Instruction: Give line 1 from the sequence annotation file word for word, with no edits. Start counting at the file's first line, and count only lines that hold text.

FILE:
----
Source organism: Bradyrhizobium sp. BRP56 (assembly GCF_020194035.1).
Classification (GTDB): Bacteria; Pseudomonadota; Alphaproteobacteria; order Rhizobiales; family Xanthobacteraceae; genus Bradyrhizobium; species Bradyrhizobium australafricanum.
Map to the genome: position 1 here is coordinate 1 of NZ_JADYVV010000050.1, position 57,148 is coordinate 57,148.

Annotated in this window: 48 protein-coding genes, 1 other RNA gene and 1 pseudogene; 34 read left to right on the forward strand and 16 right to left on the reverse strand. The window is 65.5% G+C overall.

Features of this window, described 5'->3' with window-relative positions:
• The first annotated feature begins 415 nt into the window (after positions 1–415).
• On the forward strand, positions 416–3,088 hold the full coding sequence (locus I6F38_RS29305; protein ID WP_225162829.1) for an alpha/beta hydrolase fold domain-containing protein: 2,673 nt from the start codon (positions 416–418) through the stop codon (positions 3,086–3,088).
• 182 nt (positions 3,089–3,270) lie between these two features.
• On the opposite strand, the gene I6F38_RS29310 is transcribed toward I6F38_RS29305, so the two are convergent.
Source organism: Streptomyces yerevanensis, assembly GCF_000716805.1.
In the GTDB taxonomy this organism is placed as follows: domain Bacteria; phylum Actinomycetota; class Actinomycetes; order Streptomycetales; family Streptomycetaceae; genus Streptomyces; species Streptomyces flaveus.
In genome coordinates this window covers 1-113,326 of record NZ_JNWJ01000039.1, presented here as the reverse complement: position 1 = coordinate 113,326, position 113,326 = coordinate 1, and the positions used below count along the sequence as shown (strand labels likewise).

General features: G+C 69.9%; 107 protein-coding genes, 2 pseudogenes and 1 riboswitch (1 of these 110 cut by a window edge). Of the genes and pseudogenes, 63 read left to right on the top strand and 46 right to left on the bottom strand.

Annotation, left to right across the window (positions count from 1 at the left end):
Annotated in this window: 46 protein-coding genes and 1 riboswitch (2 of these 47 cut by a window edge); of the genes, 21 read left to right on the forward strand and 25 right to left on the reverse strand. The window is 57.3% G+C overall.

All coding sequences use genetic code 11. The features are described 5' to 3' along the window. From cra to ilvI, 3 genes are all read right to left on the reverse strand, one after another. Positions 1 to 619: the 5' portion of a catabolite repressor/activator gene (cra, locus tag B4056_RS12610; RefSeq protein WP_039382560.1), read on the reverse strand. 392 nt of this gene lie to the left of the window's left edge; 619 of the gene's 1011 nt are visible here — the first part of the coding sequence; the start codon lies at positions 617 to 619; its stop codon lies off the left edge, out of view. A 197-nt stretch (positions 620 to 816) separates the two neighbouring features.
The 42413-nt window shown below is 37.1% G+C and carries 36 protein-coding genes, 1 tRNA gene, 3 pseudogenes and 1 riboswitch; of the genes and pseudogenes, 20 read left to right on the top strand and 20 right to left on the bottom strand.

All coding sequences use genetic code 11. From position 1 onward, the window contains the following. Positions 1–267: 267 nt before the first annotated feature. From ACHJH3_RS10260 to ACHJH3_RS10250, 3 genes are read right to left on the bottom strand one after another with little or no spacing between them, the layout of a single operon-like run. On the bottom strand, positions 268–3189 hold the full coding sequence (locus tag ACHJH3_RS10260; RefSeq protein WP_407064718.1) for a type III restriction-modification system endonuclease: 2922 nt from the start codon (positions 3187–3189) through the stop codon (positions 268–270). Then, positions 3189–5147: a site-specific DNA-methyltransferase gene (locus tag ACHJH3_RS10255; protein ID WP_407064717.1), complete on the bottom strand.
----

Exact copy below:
Source organism: Bradyrhizobium sp. BRP56 (assembly GCF_020194035.1).